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Coat prep guide: What to do before you clip any dog

Before you use your clippers for the first time, read the manufacturer's operating instructions, included in the box. 

As well as the 4 steps to successful grooming below, which will get you started, there are also grooming schools in New Zealand who offer hands-on courses for home groomers to professionals.

The book Theory of 5 is a great resource also for not only how to achieve all the most popular trims, each with step-by-step photos and instructions, but also covers coat prep and how to use your clippers, blades and various grooming tools if you're less experienced - and of course there's also YouTube for how to groom tutorials.

Before you clip your dog...

STEP 1: Brush & Wash First 

Brush or comb out all tangles and knots that you can before bathing. Washing a knotted coat can otherwise make it much worse. Shampoo and rinse, condition, and rinse, to remove all sand, dirt, debris & any uninvited guests! Double-shampoo if needed.

STEP 2: Dry

The coat must be completely dry before clipping. Soak up excess water with a towel or pet chamois, then use a pet dryer to very quickly get your dog completely dry. Use the choosing and comparing dryer models guide.

STEP 3: Check for knots  

Remove any remaining tangles and knots before you clip. Run a brush through the coat first to find any missed knots (a line brushing technique is recommended). If you don't find any knots, next run a grooming comb through the coat to look for finer tangles. Removing tangles can be done with a comb, but removing knots is often best done with a slicker brush (with detangler spray on hand if needed).

Important: If a grooming comb cannot get through the coat without snagging, a blade or comb attachment are likely to get stuck also, even with the right clipper and a new, sharp blade. 

For knots or mats you can't remove

If there are badly knotted areas you can't remove using a brush, you can cut, rake or clip them out. Cutting them out needs a lot of care taken to avoid cutting the dog's skin. Blunt-end safety-tip scissors are recommended if you want to try this option. To rake out a mat, use a dematting rake to break the mat in to smaller sections to then remove. However the safest and kindest solution for a matted dog is often to clip the coat short. Put a short blade on your clippers and go under the knots / mats to remove them. Remember longer blades and comb attachments cannot cut through a knotted or matted coat, they have to go under, close to the skin.

Keep in mind a knotted / matted coat will dull or blunt a blade faster than a recently washed, knot-free coat.

A badly knotted or matted coat can cause discomfort and infection. If badly matted it's best to seek a professional's help as skin can get pulled up in to the knot and clipping must be done carefully to avoid injury to the dog.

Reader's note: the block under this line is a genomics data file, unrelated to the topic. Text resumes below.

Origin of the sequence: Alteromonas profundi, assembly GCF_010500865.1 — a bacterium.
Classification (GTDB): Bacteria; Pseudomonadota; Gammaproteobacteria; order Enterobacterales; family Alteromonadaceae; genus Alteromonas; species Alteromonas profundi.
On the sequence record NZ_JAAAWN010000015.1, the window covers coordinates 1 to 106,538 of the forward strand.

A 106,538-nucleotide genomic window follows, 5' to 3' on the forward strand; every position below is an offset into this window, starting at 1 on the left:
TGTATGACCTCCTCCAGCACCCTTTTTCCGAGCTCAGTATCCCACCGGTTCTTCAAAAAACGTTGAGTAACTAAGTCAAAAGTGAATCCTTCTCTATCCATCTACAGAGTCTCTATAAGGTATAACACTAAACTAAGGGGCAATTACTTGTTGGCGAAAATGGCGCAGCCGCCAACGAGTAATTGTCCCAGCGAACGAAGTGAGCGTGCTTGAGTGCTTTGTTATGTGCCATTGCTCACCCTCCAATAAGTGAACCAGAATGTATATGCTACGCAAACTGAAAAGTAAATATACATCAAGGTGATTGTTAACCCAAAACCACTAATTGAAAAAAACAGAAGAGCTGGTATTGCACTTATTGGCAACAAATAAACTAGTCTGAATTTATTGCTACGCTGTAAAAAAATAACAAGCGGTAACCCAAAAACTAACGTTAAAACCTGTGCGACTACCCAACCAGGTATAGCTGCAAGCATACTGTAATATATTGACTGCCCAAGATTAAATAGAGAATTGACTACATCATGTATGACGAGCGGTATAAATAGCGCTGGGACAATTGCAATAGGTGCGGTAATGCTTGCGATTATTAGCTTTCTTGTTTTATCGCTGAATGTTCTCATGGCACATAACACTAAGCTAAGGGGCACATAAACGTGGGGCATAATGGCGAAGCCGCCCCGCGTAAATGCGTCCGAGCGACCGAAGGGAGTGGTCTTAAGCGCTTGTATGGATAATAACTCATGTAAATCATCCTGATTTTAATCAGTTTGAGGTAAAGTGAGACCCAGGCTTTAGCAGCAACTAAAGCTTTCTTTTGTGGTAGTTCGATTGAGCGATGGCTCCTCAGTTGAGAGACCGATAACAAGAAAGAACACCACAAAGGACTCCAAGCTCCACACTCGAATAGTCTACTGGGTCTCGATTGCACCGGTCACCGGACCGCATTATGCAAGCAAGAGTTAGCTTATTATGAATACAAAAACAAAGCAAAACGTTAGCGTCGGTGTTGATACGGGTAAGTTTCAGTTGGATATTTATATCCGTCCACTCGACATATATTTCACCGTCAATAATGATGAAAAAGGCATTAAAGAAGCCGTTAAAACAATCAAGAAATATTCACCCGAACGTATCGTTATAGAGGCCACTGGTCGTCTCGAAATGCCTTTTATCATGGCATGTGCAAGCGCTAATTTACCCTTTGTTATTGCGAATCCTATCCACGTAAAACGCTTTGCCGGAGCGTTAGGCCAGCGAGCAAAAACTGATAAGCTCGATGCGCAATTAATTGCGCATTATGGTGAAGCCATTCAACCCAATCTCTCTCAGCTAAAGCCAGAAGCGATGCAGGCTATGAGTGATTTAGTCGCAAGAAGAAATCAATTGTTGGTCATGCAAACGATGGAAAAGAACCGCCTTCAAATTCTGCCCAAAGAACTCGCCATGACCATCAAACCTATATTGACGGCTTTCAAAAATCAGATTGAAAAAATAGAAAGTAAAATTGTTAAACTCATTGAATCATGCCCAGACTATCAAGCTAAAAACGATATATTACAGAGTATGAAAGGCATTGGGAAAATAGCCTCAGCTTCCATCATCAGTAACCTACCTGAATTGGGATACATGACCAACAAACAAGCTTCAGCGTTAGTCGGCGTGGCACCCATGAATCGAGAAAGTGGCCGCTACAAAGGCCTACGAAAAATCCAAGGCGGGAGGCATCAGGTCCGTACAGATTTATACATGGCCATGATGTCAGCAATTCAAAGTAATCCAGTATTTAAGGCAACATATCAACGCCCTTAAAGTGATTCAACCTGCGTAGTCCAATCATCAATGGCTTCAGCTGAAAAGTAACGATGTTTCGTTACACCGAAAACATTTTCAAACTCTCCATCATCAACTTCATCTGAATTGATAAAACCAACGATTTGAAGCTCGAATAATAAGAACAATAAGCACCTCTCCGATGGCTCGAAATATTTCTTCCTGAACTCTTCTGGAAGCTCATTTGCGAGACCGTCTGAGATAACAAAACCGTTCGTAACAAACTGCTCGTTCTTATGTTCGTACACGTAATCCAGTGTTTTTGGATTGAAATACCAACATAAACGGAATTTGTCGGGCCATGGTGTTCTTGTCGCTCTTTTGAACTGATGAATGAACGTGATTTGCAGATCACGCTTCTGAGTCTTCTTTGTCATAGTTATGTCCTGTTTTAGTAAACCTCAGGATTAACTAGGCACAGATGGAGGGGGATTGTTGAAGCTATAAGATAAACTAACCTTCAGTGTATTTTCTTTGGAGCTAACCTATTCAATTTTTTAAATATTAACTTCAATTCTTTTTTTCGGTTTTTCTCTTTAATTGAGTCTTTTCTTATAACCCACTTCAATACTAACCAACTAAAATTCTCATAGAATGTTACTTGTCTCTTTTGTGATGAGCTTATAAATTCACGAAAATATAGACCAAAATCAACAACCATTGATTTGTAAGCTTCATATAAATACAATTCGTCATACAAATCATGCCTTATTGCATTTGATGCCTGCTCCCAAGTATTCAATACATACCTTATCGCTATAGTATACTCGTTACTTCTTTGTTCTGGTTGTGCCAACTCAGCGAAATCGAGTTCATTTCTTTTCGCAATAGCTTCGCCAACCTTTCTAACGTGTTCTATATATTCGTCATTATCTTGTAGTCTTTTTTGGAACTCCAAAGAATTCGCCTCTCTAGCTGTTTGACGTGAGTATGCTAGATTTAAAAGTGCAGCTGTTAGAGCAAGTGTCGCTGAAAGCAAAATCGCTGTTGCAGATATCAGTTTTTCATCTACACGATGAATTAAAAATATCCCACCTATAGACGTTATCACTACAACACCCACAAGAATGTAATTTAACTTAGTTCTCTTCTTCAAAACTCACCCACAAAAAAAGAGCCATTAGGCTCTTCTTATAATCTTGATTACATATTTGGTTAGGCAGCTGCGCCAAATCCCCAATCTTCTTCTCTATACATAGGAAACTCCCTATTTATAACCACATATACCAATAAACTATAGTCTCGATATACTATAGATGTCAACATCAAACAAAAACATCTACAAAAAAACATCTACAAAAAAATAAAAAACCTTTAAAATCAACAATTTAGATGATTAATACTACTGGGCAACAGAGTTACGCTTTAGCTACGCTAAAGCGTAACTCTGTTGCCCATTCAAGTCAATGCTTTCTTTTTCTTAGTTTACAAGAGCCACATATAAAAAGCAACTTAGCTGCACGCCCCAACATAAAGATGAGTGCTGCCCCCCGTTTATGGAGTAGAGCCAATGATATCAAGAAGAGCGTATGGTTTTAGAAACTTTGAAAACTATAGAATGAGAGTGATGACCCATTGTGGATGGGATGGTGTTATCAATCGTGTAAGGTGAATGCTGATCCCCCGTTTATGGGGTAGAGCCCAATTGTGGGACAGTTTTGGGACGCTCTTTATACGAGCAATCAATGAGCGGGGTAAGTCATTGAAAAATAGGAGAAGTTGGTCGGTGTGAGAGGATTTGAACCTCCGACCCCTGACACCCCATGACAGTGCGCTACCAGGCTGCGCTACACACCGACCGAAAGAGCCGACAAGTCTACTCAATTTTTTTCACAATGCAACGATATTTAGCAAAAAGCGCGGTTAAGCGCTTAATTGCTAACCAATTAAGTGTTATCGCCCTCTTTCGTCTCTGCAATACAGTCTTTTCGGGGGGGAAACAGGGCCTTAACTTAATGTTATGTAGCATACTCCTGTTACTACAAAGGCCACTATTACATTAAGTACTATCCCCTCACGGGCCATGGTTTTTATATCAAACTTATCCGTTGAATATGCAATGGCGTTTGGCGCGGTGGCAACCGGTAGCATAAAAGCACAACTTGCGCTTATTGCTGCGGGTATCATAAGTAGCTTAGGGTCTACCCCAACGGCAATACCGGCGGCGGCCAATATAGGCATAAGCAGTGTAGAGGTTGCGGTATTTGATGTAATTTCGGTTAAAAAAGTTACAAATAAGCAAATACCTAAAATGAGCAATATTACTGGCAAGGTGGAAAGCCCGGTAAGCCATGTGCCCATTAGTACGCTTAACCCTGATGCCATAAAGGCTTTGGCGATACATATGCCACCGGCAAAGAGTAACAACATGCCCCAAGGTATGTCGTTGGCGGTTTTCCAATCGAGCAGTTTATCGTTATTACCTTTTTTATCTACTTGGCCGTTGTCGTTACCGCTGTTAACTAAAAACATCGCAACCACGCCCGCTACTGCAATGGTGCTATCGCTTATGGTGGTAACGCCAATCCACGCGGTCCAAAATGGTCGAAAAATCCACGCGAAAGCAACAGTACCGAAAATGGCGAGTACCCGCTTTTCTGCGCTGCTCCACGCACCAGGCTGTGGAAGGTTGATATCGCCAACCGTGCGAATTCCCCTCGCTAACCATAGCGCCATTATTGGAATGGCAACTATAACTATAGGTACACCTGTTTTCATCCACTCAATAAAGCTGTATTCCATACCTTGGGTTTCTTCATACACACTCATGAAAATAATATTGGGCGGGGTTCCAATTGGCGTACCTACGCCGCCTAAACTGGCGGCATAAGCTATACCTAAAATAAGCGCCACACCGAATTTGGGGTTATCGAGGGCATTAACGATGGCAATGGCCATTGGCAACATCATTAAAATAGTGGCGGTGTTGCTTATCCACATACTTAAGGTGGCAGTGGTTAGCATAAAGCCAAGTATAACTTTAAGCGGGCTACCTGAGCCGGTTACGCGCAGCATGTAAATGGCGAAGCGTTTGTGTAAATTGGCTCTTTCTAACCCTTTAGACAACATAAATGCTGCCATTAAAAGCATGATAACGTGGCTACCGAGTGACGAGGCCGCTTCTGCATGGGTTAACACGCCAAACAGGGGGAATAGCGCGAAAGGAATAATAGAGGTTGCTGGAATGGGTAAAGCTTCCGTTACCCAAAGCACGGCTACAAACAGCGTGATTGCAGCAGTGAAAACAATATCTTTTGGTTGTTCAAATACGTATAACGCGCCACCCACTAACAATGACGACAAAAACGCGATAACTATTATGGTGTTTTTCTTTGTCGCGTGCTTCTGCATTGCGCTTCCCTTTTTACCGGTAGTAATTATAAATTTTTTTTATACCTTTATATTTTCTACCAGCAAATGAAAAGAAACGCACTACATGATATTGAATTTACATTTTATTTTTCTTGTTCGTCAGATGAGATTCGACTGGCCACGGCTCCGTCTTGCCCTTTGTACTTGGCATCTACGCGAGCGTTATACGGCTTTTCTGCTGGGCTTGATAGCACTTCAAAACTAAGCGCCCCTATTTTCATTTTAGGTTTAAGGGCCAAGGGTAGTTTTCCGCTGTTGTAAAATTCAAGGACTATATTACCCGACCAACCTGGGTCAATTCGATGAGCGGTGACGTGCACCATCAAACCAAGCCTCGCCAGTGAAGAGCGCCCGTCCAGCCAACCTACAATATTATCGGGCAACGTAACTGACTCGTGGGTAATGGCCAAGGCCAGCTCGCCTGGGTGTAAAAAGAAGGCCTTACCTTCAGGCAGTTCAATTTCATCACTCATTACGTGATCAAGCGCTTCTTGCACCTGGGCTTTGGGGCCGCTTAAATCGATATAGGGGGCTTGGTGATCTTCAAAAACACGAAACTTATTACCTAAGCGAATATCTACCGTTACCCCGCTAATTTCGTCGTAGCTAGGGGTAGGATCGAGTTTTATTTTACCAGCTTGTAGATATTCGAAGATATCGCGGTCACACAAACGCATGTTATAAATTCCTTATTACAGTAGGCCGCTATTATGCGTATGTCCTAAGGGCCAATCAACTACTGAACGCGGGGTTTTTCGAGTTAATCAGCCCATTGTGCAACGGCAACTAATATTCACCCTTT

STEP 4: Clip!

If you followed those 3 steps, you're ready to clip. However if you haven't brushed, washed, dried and combed before clipping - you can still clip - but do expect your blade to become dull or blunt a lot faster. Good coat prep results in a smoother, easier clip and helps keep blades sharper much longer. If you're using a standard, full steel blade, you can get them sharpened rather than needing to buy a new one every time.

Before you use any blade, upskill yourself on correct blade care 

Remember to always oil your blade before every clip (even the very first use of a brand new blade), after you apply coolant, and oil again after cleaning the blade. Only stored an oiled blade. 

Important reminder about blades

Failure to wash, dry & comb out knots prior to clipping may prematurely blunt your blade, and the blade you get free with most clippers, is not covered by the clipper warranty. Please follow the advice above.

About your warranty

Most products we sell (including clippers), come with a 12 month warranty protecting against manufacturing defects or faults. We stand by the products we sell. If you're concerned a product bought from us may have a defect or fault, stop using it, and contact us right away. For more details about returns and warranty claims, search Returns in the Help section, otherwise get in touch and we'll assist.

Keep in mind a clipper's warranty doesn't cover blades, accessories or wear and tear. For corded clippers, take care not to damage your cord as this can be a common yet avoidable wear and tear part on any clipper. Corded clippers must be hung up securely by the metal hook provided on the clipper (if yours has one) - or laid down with the cord extended. Never bunch, wrap or fold the cord over/around the clipper, and never bend the cord where it connects to the clipper housing. Incorrect storage may result in internal damage to the cord which is not covered by warranty (however we may still be able to assist with a cord repair or replacement).

PS: Avoid the shampoo mistake

A common shampoo mistake (that matters more with longer coated, knot-prone dogs), is skipping conditioner. For a dog with a knot-prone coat, using conditioner in step 1 of coat prep will help close the cuticle after shampoo use, smoothing the hair, making it easier to brush, and less likely to tangle and knot.